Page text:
All of the gas is sold by the appellee to these customers under written contracts, which are in evidence. As to some of it, appellee is firmly obligated to make delivery; as to a very considerable part of the gas, appellee reserves the right to interrupt delivery under conditions provided in the contracts.
There is some conflict of statement between the parties as to the exact nature of the things done in Illinois by appellee. We find appellants asserting, apparently by way of emphasizing the local character of appellee's activities, that, in addition to selling and delivering the gas to the industrial customers in question, appellee in some way "prepares" and "transforms" the gas in Illinois for delivery to its Illinois customers. This appellee denies. There is no basis for appellants' assertion. We have examined the evidence in the record on this point, and we find the testimony to be uncontradicted to the effect that the gas is delivered in the same form in which it is transported through appellee's pipelines from the fields, and that at the point of delivery, the gas is not reduced by appellee to such a pressure as to make it usable by the customer. The industrial customers receive the gas at 25 to 150 pounds pressure per square inch, which, as the record shows, is much in excess of the pressure at which it can be utilized. Such pressure reduction as is necessary to make the gas usable is done in every case by the customer.
Appellants devote a considerable part of their argument to a discussion of an attempt which is being made by appellee to create a gas storage field in Illinois in an exhausted gas field in Monroe County. It is enough to say that even if appellee had fully succeeded in this endeavor and if some of the gas sold to its industrial customers had for a time been held in storage in the places mentioned, it would not, in our opinion, detract in any way from the interstate character of the whole transaction. A freight train carrying an interstate shipment may pause for a long time at a railroad siding in the course of the shipment without changing the interstate character of the whole act. It is well known, at least to those acquainted with the natural gas pipeline industry, that in several parts of the country such gas storage fields exist, and it has never been supposed that the existence and use of this method of underground storage has in any way detracted from or minimized the interstate character of the business of such pipeline companies.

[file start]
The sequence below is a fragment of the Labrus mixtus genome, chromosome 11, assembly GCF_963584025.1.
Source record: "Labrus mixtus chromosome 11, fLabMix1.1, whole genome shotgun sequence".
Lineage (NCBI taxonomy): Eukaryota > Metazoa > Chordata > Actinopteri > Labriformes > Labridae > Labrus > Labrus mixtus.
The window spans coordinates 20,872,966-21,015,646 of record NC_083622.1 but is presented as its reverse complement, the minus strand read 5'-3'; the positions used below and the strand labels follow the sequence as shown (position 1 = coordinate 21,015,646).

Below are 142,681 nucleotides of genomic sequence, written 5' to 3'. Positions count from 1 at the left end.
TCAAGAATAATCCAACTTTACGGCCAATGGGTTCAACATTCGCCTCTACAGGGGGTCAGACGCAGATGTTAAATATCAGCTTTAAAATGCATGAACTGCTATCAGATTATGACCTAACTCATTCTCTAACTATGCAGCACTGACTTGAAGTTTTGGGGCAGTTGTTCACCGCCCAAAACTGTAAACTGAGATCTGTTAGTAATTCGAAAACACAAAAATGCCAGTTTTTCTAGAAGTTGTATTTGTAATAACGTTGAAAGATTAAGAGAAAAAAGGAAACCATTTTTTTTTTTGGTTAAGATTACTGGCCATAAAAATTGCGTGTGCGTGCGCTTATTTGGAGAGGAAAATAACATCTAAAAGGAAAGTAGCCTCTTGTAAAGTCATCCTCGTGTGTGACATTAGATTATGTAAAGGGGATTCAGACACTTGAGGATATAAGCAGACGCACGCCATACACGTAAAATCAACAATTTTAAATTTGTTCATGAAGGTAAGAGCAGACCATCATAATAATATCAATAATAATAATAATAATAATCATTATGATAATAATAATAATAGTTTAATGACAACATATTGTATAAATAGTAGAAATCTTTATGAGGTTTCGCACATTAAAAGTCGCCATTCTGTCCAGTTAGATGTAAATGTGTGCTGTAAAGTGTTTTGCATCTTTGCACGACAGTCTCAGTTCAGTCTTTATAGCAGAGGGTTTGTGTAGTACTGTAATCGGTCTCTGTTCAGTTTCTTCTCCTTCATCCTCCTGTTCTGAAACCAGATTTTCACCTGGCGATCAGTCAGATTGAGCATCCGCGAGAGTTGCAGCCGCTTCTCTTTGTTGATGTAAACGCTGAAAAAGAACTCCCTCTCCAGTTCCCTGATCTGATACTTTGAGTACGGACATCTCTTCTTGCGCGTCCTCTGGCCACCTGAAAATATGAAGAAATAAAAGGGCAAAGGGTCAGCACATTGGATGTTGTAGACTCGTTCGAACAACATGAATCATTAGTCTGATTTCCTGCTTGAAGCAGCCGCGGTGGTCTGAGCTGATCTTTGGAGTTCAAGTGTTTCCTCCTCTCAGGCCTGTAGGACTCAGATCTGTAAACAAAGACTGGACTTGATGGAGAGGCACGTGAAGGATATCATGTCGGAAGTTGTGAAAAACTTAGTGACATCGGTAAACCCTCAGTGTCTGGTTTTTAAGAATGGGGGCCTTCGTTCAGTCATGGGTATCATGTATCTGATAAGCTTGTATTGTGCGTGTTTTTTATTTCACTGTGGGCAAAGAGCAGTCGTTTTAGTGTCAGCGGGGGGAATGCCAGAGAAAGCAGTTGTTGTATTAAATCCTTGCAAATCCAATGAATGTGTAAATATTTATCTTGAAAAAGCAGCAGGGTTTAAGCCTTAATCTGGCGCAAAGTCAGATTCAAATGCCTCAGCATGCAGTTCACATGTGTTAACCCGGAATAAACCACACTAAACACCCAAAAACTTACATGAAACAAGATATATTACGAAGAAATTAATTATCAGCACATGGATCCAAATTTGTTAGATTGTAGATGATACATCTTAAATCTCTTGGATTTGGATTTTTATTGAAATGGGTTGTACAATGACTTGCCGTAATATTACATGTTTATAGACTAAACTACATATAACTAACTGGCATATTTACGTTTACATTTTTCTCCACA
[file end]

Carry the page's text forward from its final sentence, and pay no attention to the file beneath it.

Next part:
There are other irrelevancies in appellants' argument. It is unimportant, as we view it, that appellee furnishes to some of its customers apparatus for burning fuel other than natural gas. The interruptible gas service which appellee renders presupposes that other fuels will be used during periods of such interruption, and for the protection of its interstate gas business, appellee is entirely justified in facilitating the use of such other fuels by the means mentioned.
The same considerations apply to appellants' argument that appellee's business is in some way reduced to a local intrastate one by reason of the fact that appellee sometimes finds it advisable to "pack" gas in its pipelines at higher than normal pressure. Such "packing" is treated by appellants as identical with "storage." What we have said above with respect to underground storage of gas as a proper and useful part of interstate commerce disposes of this question of "packing." We may point out, however, that the record shows that ...